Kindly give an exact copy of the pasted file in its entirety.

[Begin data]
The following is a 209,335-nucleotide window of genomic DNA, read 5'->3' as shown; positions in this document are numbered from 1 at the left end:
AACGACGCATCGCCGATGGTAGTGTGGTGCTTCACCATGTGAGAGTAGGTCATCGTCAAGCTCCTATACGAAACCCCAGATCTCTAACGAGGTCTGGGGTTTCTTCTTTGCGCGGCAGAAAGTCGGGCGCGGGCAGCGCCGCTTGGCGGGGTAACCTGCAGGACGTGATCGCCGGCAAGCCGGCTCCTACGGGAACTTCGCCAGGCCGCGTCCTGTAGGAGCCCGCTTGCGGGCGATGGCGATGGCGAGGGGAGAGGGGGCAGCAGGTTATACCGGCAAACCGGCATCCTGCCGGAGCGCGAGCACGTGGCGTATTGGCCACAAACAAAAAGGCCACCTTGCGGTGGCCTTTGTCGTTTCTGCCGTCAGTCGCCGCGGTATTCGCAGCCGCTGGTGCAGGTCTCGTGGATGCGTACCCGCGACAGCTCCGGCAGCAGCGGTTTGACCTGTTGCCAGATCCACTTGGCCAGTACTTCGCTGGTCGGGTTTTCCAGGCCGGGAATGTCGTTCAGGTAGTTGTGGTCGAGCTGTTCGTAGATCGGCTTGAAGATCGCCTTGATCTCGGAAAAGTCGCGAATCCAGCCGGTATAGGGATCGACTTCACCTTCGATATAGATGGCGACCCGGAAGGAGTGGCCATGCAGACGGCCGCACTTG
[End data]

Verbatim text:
The following is a 209,335-nucleotide window of genomic DNA, read 5'->3' as shown; positions in this document are numbered from 1 at the left end:
AACGACGCATCGCCGATGGTAGTGTGGTGCTTCACCATGTGAGAGTAGGTCATCGTCAAGCTCCTATACGAAACCCCAGATCTCTAACGAGGTCTGGGGTTTCTTCTTTGCGCGGCAGAAAGTCGGGCGCGGGCAGCGCCGCTTGGCGGGGTAACCTGCAGGACGTGATCGCCGGCAAGCCGGCTCCTACGGGAACTTCGCCAGGCCGCGTCCTGTAGGAGCCCGCTTGCGGGCGATGGCGATGGCGAGGGGAGAGGGGGCAGCAGGTTATACCGGCAAACCGGCATCCTGCCGGAGCGCGAGCACGTGGCGTATTGGCCACAAACAAAAAGGCCACCTTGCGGTGGCCTTTGTCGTTTCTGCCGTCAGTCGCCGCGGTATTCGCAGCCGCTGGTGCAGGTCTCGTGGATGCGTACCCGCGACAGCTCCGGCAGCAGCGGTTTGACCTGTTGCCAGATCCACTTGGCCAGTACTTCGCTGGTCGGGTTTTCCAGGCCGGGAATGTCGTTCAGGTAGTTGTGGTCGAGCTGTTCGTAGATCGGCTTGAAGATCGCCTTGATCTCGGAAAAGTCGCGAATCCAGCCGGTATAGGGATCGACTTCACCTTCGATATAGATGGCGACCCGGAAGGAGTGGCCATGCAGACGGCCGCACTTG